Creating these artworks connected me to the wild areas in Southeast Alaska where I sketched. I plan to share them through notecards and at art shows. I hope they bring you inspiration too!
The chilly days and long nights of winter provide time for reflection on the exuberance of summer. After an amazing season of outdoor adventures, a contemplative mood brought on by falling snowflakes and cloudy skies allowed me time to collect my memories. Through my sketches I could relive those magical moments in the remote backcountry. So I gathered my artwork and literally packaged the pieces in the form of notecards. I hoped to share my inspiration with others and promote earthwise awareness.
My earthwise approach to production of the cards included working with a local Basalt print shop for proofs and final production of the cards, using recycled paper and envelopes, and laying out the cards to maximize the printable area with no waste. I was careful to avoid the use of plastic for packaging. Instead, the card sets were attractively tied with natural twine or raffia.
The holiday season provided a great opportunity to participate in community events and share my work. My first public opportunity was when “High Alpine Falls” sketched in pencil and pastel, was selected to be shown in the Wyly Community Art Center Open, a celebration of local artists held during December in Basalt.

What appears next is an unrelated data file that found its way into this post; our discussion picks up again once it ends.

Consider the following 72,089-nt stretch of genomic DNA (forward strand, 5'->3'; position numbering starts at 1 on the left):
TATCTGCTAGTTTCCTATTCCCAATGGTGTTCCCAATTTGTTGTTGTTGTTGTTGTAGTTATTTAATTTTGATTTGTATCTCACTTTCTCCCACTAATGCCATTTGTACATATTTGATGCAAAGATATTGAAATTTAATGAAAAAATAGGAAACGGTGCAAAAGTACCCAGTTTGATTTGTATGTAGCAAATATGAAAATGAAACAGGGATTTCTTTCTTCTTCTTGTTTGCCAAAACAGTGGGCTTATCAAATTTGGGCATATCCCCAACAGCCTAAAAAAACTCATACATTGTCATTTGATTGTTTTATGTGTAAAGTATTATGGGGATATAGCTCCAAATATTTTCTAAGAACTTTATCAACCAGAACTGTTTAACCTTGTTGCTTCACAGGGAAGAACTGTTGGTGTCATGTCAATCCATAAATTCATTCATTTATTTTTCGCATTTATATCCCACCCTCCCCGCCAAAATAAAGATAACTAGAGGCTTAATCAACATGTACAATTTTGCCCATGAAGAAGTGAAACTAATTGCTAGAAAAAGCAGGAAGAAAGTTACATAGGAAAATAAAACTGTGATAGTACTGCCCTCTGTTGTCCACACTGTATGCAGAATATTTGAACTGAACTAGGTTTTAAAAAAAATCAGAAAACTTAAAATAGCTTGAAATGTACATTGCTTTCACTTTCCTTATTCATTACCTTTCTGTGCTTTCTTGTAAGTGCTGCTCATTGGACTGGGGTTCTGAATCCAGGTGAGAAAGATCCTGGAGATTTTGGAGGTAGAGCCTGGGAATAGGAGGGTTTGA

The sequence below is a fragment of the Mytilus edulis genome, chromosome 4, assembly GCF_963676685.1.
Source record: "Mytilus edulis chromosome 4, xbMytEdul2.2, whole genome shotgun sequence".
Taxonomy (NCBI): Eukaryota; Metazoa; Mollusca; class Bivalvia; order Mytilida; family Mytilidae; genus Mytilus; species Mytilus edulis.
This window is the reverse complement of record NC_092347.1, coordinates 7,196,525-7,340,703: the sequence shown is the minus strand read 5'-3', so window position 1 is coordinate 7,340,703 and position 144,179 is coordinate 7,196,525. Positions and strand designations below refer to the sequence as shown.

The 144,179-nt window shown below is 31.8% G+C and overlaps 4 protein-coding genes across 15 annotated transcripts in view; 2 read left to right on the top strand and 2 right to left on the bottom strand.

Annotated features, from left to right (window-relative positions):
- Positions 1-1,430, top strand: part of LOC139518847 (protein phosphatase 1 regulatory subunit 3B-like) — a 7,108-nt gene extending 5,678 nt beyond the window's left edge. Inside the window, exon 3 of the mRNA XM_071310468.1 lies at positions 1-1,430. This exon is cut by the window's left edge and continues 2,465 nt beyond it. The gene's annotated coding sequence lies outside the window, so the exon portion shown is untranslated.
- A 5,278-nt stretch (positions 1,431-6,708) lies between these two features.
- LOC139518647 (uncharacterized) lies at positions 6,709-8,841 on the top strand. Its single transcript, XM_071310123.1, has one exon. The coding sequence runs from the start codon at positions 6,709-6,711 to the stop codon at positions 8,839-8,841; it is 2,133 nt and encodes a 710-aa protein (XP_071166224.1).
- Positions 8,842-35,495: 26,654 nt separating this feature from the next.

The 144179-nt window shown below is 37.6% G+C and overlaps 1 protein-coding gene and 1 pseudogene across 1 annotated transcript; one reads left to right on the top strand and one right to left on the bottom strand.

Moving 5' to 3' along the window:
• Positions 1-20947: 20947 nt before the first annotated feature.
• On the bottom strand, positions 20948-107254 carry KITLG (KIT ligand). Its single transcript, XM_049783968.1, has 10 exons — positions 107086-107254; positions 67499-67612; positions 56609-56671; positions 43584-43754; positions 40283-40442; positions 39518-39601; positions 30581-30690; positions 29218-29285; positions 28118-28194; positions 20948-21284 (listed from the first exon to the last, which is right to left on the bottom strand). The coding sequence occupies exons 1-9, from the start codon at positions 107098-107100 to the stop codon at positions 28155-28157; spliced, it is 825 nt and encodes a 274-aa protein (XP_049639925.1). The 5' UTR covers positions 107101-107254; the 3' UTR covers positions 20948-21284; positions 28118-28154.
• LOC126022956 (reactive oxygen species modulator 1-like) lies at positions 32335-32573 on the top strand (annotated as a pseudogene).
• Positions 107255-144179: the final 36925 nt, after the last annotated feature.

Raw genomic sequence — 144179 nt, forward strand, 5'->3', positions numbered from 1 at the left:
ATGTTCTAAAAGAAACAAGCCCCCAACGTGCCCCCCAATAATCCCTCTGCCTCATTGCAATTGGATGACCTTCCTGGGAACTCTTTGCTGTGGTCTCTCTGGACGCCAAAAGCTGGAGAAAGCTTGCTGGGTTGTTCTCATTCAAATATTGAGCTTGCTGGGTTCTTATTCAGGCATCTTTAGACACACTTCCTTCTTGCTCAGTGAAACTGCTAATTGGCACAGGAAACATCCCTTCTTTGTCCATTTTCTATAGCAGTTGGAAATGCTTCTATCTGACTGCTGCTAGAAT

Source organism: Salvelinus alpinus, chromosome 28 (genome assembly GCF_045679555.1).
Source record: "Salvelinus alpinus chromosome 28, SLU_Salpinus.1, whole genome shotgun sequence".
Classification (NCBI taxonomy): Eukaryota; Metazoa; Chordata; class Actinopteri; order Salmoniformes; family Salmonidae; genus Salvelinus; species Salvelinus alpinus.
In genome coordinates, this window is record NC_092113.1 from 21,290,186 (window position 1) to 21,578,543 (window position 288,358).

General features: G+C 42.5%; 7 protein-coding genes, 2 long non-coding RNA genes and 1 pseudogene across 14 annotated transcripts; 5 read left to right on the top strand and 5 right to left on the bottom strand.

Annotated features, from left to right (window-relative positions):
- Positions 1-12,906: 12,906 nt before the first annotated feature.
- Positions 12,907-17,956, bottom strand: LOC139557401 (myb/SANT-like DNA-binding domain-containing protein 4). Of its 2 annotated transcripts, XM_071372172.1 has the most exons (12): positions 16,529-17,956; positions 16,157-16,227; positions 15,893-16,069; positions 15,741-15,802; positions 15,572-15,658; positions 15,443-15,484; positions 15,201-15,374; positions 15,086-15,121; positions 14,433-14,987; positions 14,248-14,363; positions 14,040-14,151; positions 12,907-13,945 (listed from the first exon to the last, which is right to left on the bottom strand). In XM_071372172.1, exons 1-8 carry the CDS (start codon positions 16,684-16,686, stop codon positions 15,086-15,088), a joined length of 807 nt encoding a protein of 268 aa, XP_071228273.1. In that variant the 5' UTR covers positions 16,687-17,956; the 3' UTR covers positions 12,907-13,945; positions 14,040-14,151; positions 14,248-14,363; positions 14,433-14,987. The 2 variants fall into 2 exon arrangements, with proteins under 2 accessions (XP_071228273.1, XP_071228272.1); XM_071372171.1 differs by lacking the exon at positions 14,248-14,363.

Next, the Wyly Artisans Market presented a friendly venue to display and sell my arty notecards. The first night was a whirl of activity as kids ran about creating holiday ornaments while adults mingled and chatted. Saturday and Sunday were more peaceful, providing opportunities to chat with visitors to the market and other artisans.
The notecards were grouped in three themes: Colorado Mountains ’14; Southeast Utah Desert; and the Grand Canyon. I created a set of notecards for each theme that included four designs. The sets included eight cards featuring two copies of each design.
Today was the Aspen Music Festival and School’s official opening celebration for the Lower School Building on the Matthew and Carolyn Bucksbaum Campus located off Castle Creek Road in Aspen. I served as the landscape architect and site planner for the project when I worked at Design Workshop. After almost 10 years of visioning, designing, obtaining approvals and preparing construction documentation, the first phase of the campus was built in 2013. The new buildings, circulation and plantings have transformed the campus and have already been recognized with awards, but more importantly, the new campus has instilled a sense of pride in occupants and visitors to the campus, and created wonderful spaces for music-making.
These are a few summer landscape images that I captured today.